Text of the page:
Researchers at Rice University's Laboratory for Nanophotonics (LANP) have unveiled the "nanoegg," the latest addition to their family ultrasmall, light-focusing particles. A cousin of the versatile nanoshell, nanoeggs are asymmetric specks of matter whose striking optical properties can be harnessed for molecular imaging, medical diagnostics, chemical sensing and more.
Nanoeggs are described in the July 18 issue of the Proceedings of the National Academy of Sciences.
Like nanoshells, nanoeggs are about 20 times smaller than a red blood cell, and they can be tuned to focus light on small regions of space. But each nanoegg interacts with more light – about five times the number of wavelengths – than their nanoshell cousins, and their asymmetric structure also allows them to focus more energy on a particular spot.
"The field of nanophotonics is undergoing explosive growth, as researchers gain greater and greater sophistication in the design and manipulation of light-active nanostructures," said LANP Director Naomi Halas, the Stanley C. Moore Professor of Electrical and Computer Engineering and professor of chemistry. "The addition of nanoeggs and, earlier this year, nanorice to LANP's family of optical nanoparticles is a direct result of our increased understanding of the interaction between light and matter in this critical size regime."
Like nanoshells, nanoeggs have a spherical, non-conducting core that's covered with a thin metal shell. But where the casing on a nanoshell has a uniform thickness – like the peel covering an orange – the nanoegg's covering is thicker on one side than the other – in much the same way that a hard-boiled egg white is thick in some places and thin in others.
The off-center core in the nanoegg radically changes its electrical properties, said co-author and theoretical physicist Peter Nordlander, professor of physics and astronomy. The reasons for this have to do with the odd and often counterintuitive rules that govern how light interacts with electrons at the nanoscale.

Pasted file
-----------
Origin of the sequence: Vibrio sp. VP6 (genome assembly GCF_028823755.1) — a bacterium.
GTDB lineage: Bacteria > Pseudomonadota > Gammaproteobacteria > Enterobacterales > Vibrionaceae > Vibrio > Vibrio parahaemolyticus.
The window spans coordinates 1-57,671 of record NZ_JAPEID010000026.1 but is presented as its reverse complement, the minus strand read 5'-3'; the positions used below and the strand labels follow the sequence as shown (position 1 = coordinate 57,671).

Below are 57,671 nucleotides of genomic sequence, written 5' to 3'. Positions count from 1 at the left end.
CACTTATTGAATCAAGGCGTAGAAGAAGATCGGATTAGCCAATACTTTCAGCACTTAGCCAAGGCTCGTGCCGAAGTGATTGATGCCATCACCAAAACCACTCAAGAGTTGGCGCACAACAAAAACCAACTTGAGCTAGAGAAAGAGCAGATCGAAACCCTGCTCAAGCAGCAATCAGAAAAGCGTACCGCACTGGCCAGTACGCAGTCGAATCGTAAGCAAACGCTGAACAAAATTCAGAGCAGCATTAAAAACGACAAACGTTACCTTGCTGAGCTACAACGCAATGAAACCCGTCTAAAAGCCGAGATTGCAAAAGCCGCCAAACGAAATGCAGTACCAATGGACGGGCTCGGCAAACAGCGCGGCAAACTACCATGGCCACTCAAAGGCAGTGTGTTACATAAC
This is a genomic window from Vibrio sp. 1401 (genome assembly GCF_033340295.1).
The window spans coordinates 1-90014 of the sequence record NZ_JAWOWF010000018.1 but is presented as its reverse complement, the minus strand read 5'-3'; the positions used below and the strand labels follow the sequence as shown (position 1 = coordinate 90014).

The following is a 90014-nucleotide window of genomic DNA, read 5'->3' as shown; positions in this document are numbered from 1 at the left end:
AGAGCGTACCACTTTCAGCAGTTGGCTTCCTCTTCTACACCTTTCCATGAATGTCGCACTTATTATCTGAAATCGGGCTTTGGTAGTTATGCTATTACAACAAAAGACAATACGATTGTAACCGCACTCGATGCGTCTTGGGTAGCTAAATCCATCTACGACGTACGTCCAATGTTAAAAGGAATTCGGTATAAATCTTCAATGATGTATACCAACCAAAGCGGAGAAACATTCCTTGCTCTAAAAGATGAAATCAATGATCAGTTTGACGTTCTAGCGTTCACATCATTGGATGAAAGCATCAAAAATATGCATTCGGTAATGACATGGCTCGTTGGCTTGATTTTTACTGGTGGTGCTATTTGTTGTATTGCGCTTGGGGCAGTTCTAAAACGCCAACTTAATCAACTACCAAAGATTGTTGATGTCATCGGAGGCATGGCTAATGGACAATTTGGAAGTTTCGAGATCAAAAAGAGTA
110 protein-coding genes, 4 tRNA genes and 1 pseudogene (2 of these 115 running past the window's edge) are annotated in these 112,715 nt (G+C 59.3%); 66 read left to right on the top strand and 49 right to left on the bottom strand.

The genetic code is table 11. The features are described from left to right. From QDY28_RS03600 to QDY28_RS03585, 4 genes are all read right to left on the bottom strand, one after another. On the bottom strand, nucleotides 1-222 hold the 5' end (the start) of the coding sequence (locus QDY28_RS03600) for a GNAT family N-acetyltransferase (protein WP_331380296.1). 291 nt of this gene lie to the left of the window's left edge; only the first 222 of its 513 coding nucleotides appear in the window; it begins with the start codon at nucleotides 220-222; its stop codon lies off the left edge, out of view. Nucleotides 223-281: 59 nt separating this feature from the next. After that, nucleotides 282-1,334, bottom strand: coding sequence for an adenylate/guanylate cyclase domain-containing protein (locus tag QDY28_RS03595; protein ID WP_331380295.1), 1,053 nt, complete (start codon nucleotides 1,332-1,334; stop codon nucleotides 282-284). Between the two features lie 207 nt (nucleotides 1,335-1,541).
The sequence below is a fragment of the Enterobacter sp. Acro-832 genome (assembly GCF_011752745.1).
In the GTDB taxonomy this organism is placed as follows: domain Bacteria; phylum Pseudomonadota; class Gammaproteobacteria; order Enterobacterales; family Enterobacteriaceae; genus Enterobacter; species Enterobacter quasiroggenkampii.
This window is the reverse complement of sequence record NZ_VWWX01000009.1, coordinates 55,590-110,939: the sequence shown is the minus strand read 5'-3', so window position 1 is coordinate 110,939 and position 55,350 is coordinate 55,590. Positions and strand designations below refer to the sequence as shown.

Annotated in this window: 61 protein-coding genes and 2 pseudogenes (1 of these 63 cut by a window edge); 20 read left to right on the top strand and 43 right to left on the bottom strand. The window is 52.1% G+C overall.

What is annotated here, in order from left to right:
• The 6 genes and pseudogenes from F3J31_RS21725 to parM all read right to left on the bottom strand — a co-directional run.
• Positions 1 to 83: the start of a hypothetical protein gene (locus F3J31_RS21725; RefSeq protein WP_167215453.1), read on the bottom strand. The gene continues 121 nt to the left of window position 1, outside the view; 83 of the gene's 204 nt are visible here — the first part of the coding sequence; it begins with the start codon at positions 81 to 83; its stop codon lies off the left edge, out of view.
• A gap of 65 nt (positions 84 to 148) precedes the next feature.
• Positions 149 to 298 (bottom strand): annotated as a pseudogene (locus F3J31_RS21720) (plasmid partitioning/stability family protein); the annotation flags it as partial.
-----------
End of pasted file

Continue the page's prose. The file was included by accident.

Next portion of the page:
"All metal particles have a sea of free electrons flowing continuously over their surface called plasmons," Nordlander said. "These plasmons slosh around constantly, just like waves in the ocean. Light also travels in waves, and when the wavelength of incoming light matches the wavelength of the plasmon, the amplitude of their sloshing gets bigger and bigger, much like the waves in a bathtub when a child rhythmically sloshes bathwater until it spills out of the tub."
In order for plasmons to be excited by light, the electrons on a particle's surface must behave in such a way as to create a 'dipole moment,' a state marked by two equal but opposite poles, one positive and the other negative – much like a magnet that attracts on one end and repels on the other.
"Without a dipole moment, there is no 'handle' for light to grab hold of," Nordlander said. "In symmetric nanoshells, most of the light energy is lost to these 'dark modes.' With symmetry breaking, we are able to make these dark modes bright by providing dipole moments for more of the incoming light."
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